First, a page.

The other great thing for sale: lightsabers! They glowed, made the authentic noises (so you wouldn't have to do them with your lips) and though they required plug-ins, the handles were cool and beautifully crafted. This is where we got our first look at Count Dooku's pistol-grip style of lightsabre handle. They were expensive, but not so expensive that we couldn't justify it ... we very nearly did, too!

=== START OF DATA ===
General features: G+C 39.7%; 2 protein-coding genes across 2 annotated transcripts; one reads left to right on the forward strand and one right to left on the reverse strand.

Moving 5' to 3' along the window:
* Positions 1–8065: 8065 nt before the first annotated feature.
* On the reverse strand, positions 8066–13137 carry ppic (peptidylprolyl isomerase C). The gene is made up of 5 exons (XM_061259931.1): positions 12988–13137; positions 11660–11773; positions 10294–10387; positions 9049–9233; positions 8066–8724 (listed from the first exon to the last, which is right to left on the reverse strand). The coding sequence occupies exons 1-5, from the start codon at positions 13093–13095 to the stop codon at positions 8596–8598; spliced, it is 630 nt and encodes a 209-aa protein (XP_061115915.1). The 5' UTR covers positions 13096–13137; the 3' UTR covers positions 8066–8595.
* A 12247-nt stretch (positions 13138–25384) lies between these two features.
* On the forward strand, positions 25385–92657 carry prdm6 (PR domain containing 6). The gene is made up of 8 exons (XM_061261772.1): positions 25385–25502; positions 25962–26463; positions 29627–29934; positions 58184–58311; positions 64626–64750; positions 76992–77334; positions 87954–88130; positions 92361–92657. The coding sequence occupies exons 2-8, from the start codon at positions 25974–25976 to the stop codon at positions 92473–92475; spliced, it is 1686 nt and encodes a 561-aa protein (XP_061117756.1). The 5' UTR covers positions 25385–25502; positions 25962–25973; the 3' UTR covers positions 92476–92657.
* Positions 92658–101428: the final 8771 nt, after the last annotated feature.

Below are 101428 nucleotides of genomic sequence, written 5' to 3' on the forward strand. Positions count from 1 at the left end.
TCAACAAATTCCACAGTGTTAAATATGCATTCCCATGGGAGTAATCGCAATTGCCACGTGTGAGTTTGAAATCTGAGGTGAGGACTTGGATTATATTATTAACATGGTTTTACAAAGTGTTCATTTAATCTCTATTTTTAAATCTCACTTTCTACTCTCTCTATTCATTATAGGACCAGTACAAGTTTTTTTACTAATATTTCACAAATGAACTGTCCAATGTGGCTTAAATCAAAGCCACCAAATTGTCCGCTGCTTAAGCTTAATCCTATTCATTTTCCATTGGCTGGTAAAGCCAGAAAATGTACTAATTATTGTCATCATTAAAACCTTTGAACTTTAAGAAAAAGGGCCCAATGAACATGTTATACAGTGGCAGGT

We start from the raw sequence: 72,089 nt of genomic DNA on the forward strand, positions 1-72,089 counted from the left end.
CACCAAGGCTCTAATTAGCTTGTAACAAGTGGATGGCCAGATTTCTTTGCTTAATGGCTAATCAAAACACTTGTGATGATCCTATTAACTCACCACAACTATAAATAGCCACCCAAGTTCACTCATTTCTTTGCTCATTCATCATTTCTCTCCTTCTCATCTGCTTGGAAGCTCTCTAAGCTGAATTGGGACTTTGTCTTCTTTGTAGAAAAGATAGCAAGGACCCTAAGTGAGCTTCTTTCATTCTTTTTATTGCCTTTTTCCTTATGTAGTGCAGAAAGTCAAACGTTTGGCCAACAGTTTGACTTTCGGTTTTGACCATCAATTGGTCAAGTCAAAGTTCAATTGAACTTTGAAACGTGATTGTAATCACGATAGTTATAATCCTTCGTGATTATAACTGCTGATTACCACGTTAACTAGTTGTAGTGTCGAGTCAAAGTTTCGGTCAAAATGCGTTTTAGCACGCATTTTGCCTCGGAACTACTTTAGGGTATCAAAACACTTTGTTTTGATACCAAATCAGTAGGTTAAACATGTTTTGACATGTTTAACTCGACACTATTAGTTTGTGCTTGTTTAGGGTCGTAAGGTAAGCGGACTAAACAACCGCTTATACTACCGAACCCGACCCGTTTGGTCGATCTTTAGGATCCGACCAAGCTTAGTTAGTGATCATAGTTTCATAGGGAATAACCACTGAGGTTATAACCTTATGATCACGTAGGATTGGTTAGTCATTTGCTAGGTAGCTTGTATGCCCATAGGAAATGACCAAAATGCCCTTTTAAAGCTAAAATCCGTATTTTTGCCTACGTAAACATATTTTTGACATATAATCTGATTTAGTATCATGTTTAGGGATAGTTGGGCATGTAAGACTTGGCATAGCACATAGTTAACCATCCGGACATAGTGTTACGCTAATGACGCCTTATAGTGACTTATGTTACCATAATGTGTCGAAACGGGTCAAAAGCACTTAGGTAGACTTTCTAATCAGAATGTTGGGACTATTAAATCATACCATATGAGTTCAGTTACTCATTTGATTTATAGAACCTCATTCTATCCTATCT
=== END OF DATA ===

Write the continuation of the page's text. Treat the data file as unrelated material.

A word about the hotel -- this was one thing the Wizards of the Coast people did right. The conference-negotiated price was about half the regular price, and we got a very nice one-bedroom suite for a normal large room price. The Deco restaurant stunk, but room service was good, and it was awfully nice to have a pool and jacuzzi to wallow in at the end of a day of standing in line, walking around, taking pictures, trying not to laugh at the stormtroopers (they even spoke through vocoder type devices that popped and crackled authentically) when people asked where they got their costumes. The always-used answer, "Sir, these are issued upon either graduation from an Imperial military academy or upon completion of basic training." If the asker was creative, they could have asked for a location of a recruitment office. There was one on site! An organization who had volunteer members dressed as stormtroopers could be hired for security, weddings, etc! What fun!